Looking back on the 12th hole from the elevated 13th tee at Marysville
Looking back on the 12th hole from the elevated 13th tee at Marysville

Driving down the main street of the tiny Victorian town of Marysville is a slightly surreal experience these days, not for what you see (for the view is truly beautiful), but rather for what you DON’T see.

For a town that lost nearly all of its buildings to the Black Saturday bushfires in 2009, one would expect to see charred trees, blackened bushes or frames of burned-down buildings.

But you’d be hard-pressed to see any of that now.

Mother Nature certainly has done her part to replace most of the burned areas with lush, beautiful greenery. In fact, much of the surrounding area in town has recovered to a point where you’d hardly notice there had been a bushfire at all.

The locals, too, are doing their part. Homes are slowly being re-built; grand, new buildings are sprouting up in town and scenic areas like Steavenson Falls are now fitted with new facilities and lights.

Like a phoenix from the ashes, Marysville is being reborn. But the one thing you DON’T see – the one glaring thing missing–is the tourists (well, that and a local pub, but I digress.)

The lack of summer tourists is a shame, as Marysville and the surrounding area has so much to offer. Being less than two hours from Melbourne, it is an ideal distance for a short break or weekend away, and there is heaps to do.

I had the pleasure to drop in last month for the Marysville Sparkling Wine Festival—a week-long event celebrating the amazing food, wine and activities of the area. Featuring a Business Breakfast, Golf Day, Gala Dinner and more, it is a fantastic event that sits nicely among a growing stable of great events and festivals beginning to emerge in the area.

Of course, I wasn’t just there for the food and wine: I was keen to tee off at the golf day at the Marysville Community Golf and Bowls Club, which I have been anxious to explore for some time.

Despite losing 17 greens during the bushfire, the golf course at Marysville is now in amazing condition. I don’t say that lightly. I reckon the greens at Marysville are currently some of the best of any country course in Victoria. They roll true, are well manicured, and have benefitted greatly from an extremely wet winter, which has made them (and the rest of the course) lush and green. Of course, the great condition is also due to the hard-working greenskeeper Rob Christie, who–with the help of a dedicated group of members–has done some amazing work.

The course is a pleasure to play – even in the rain that plagued us during my visit. With plenty of dog-legs, club-grabbing rough, changes in elevation and the ever-present river guarding key areas of the course, there are some real challenges to be had. I really loved this course, and I will be sure to make it a regular stop in my future travels.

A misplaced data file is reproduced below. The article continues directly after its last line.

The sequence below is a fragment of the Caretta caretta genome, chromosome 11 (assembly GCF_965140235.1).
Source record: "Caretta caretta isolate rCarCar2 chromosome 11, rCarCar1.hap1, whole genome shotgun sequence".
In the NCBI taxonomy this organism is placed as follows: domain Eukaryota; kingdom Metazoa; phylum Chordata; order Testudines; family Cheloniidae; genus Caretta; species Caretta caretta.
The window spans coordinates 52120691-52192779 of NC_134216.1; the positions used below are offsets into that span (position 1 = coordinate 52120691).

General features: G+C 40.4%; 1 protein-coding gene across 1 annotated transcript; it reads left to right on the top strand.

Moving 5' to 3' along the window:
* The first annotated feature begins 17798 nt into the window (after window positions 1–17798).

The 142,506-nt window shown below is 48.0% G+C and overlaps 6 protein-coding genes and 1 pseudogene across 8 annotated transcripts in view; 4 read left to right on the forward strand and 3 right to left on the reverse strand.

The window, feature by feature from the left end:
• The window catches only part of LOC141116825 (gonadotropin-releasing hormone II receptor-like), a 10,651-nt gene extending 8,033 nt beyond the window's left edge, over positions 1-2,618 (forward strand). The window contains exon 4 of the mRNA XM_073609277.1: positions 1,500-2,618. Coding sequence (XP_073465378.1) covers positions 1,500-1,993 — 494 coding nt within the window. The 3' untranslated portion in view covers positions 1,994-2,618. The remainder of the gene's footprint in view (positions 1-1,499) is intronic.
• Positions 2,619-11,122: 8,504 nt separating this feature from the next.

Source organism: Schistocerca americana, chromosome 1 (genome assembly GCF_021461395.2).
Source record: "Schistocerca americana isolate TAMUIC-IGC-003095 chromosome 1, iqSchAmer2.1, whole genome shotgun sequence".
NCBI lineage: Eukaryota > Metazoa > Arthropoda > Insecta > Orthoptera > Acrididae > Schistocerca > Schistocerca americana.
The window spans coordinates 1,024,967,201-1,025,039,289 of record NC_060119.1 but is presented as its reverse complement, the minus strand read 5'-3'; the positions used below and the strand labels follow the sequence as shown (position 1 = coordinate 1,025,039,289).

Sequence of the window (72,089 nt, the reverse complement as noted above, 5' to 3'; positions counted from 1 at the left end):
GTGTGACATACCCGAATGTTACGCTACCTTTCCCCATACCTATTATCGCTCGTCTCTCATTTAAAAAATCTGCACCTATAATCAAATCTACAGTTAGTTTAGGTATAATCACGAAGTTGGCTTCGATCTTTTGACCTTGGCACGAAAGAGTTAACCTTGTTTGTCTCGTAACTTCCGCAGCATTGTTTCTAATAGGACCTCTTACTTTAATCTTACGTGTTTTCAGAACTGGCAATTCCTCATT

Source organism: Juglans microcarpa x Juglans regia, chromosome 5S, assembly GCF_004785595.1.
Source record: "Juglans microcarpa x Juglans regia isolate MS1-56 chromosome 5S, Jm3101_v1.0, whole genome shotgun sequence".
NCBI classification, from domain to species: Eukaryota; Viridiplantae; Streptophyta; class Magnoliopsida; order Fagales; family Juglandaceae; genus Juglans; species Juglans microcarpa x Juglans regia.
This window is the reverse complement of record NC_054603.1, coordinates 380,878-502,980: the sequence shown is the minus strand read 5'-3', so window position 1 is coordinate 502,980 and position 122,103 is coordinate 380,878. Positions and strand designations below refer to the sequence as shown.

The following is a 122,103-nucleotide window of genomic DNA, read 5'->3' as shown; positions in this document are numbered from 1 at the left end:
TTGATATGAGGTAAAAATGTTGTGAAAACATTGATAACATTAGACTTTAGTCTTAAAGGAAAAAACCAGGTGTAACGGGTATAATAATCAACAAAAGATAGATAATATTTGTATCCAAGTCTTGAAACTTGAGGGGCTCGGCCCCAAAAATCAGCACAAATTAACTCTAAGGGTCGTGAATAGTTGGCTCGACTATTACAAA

There is also some amazing scenery. Looking around from the elevated 13th tee offers some spectacular views of the lush surrounds – which are once again beginning to teem with wildlife.

The club recently embarked on a funding project to redesign some of the holes, upgrade the clubhouse and improve various aspects of the club. So it will certainly be going from strength to strength in the coming years.

Of course, there are also heaps of other things to do in the area. Hiking, biking and bushwalking are popular around areas like Steavenson Falls or the spectacular Lake Mountain Alpine Resort; while anglers will enjoy dropping a line in the river to try and hook one of the many juicy trout that swim throughout. But there is heaps more.

When planning a trip to Marysville, securing accommodation should be your very first task, as the number of places to stay is currently a bit limited (but that will soon change with the recently-announced $28 Million Hotel and Conference Centre to begin construction next year, which will include a 100-room four-star hotel, conferencing facilities and accommodation for around 300 people.)

While many current visitors opt for one of the popular B&B’s, I was fortunate to stay at the Marysville Caravan and Holiday Park – which features quaint and clean cabins, and sits right on the river. Perfect for a group of golf buddies on an “annual golf weekend”, the cabins have WiFi, big screen TVs, kitchens and clean and comfortable beds. Families will also enjoy the park, as the kids will find plenty to do in the playground or on the “Jumping Pillow”.

So do yourself a favour and give Marysville a look these days. You won’t be disappointed.




About Richard Fellner

A four-time winner of the Australian Golf Media Awards, including Best Photojournalism, Best Opinion, Best Column and Best Photographic Presentation, Inside Golf Group Editor Richard Fellner is the quintessential Golf Tragic, having played the game for over 50 years (but has never gotten any better!) He has played and reviewed courses all over the world, and has interviewed many of the great players of the game (including Jack Nicklaus, Tom Watson and Greg Norman). Richard is a member of both the Australian Golf Media Association and the Golf Society of Australia, and has been a featured guest on many Australian "sports talk" radio shows and networks, including ABC Grandstand, SEN 1116, Melbourne Talk Radio 1377, 2GB and others. Follow Richard Fellner on Quora


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One Response to "Marysville rises from the ashes"

  1. Margaret  July 21, 2020

    Marysville is a great course. Interesting, picturesque and very friendly people. They welcome green fee players.

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